If I had to make assumptions from the conversation I’d say the editor was a nice fellow with an open mind that has had very limited experience to guns and hunting. One thing he wasn’t was close minded.

Rather than seeing the NYT as the enemy of hunting I see them as a potential ally. Most people of goodwill want to see the conservation of our public lands and all the animals that live in them. They also wish animals to be treated humanely and wildlife managed using scientific sustainable methods. Those sentiments seem neither liberal nor conservative Democrat nor Republican. I don’t espect urban elites to understand the hunters on shootingsquirrels.com but if they could come to understand why predator management is a legitamate conservation tool it might make life easier.

So far these very influential if uninformed editors with a big megaphone have been hearing from a very few hunters. A quick glance through their past articles on hunting related subjects shows not as much an anti hunting attitude but a very limited source of material and a tendency to go with people they are most familiar with, former vegetarians, stories from those new to hunting, etc. I’d love to see one of Herring’s famous long pieces in the magazine, a David Allen op ed on wolves, or a Steve Rinnella down homey wilderness hunting/camping/cooking thing in food or travel.

At the end of the day none of the issues in the editorial affected the vote to kill the Sportsmen’s Act. There was a party line vote and lead by Senator Sessions of Alabama (who twice voted for hundreds in billions in tax cuts) the act was defeated by a veto by republicans upset over the relatively small amount of revenue needed.

+1 Good Comment? | | Report
from clinchknot wrote 1 year 20 weeks ago

Jay says it all in the first sentence posted. The NY Times is a leftist publication that would take away Sportsman's guns and rights from the getgo.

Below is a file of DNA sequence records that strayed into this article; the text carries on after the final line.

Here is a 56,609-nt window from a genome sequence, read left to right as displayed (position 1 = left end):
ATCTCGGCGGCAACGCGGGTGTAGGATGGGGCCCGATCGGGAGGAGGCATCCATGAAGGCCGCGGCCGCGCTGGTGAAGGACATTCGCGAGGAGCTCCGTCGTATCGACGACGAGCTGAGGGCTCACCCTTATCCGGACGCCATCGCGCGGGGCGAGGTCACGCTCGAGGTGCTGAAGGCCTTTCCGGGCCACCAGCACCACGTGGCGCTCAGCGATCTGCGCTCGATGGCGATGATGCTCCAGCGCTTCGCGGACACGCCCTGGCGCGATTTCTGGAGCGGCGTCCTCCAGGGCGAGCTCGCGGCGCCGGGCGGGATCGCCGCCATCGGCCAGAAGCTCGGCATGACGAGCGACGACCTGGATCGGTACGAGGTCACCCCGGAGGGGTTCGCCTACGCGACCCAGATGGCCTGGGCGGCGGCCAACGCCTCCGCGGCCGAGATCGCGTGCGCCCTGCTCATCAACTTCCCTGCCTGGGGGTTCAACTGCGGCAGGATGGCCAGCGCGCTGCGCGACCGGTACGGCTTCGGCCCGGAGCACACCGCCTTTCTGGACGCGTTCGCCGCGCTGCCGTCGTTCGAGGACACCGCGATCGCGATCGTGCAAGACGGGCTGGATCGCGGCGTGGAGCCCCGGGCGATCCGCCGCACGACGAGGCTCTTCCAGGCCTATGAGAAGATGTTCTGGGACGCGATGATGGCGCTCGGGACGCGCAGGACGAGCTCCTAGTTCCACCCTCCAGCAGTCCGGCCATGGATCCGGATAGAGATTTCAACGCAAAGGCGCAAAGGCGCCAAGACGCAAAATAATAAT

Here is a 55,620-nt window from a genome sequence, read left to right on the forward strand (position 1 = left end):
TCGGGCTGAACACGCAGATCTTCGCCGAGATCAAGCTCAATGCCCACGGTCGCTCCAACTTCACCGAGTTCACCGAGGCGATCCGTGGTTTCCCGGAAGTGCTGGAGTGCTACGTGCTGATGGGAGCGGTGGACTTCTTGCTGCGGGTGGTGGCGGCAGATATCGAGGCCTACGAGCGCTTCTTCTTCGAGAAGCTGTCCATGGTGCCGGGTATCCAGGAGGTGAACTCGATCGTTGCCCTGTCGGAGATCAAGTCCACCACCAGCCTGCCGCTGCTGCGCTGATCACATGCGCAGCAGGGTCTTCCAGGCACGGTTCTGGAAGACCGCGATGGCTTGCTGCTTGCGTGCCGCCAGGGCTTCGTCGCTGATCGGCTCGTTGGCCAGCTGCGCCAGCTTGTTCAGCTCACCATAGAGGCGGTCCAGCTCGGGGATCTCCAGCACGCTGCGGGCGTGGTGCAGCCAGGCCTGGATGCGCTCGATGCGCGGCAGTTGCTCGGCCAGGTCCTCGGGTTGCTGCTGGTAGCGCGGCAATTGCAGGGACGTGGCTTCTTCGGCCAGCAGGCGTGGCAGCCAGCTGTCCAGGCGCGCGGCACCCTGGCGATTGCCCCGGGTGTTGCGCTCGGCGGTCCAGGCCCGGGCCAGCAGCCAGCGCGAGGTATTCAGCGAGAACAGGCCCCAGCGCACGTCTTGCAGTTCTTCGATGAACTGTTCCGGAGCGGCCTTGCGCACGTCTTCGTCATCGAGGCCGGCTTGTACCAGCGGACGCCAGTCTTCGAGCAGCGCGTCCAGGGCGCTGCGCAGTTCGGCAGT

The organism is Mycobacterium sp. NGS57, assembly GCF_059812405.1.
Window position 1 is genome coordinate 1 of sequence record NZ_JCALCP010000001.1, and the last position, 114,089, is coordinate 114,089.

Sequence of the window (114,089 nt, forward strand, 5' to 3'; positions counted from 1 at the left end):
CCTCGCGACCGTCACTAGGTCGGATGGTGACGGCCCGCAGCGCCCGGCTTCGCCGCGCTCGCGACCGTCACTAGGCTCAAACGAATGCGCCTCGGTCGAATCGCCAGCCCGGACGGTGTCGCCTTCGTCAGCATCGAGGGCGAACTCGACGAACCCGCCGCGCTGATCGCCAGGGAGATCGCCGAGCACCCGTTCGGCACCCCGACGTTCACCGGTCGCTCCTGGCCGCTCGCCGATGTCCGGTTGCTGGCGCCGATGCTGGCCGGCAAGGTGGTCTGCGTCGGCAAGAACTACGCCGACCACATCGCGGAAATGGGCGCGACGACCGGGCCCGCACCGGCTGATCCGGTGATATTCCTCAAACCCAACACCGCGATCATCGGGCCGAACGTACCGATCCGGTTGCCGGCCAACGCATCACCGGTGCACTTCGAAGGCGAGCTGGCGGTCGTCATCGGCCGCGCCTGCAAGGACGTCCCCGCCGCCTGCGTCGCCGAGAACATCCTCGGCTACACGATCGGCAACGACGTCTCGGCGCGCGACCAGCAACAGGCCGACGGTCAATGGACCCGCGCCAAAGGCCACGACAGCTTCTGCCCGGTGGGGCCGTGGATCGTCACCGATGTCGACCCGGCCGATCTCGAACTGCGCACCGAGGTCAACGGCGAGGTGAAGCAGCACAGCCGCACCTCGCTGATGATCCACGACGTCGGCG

-3 Good Comment? | | Report
from clinchknot wrote 1 year 20 weeks ago

Jay says it all in the first sentence posted. The NY Times is a leftist publication that would take away Sportsman's guns and rights from the getgo.

-2 Good Comment? | | Report

Post a Comment

from blevenson wrote 1 year 20 weeks ago

This NY Times article reminded me of a an argument I was having with an environmentalist not to long ago. She said she was against the wolf hunts in Minnesota and I told her the hunts were for conservation and she told me hunters like to tell themselves lies that they are conservationists. Needless to say I reamed her out with words for that one. I told her that our licensing fees and organizations have paid for more land that she has set foot on than any organization she belonged too. The people that call themselves environmentalists and don't know what they are talking about really need to watch what they say. Kudos to Marshall for setting the record straight here.

+6 Good Comment? | | Report
from Roderick K. Purcell wrote 1 year 20 weeks ago

NY Times should hire Bob Marshall as a fact-checker.

+5 Good Comment? | | Report
from jay wrote 1 year 20 weeks ago

Good article however to state that the NY times is arguably the best news organization in the nation is crap.

+3 Good Comment? | | Report
from Jim Dellinger wrote 1 year 20 weeks ago

Good article, agree with all points except 'the best news organization in the nation', what in the world are you thinking? To go looking for bipartisan and unbiased from the height of both is somewhat foolish.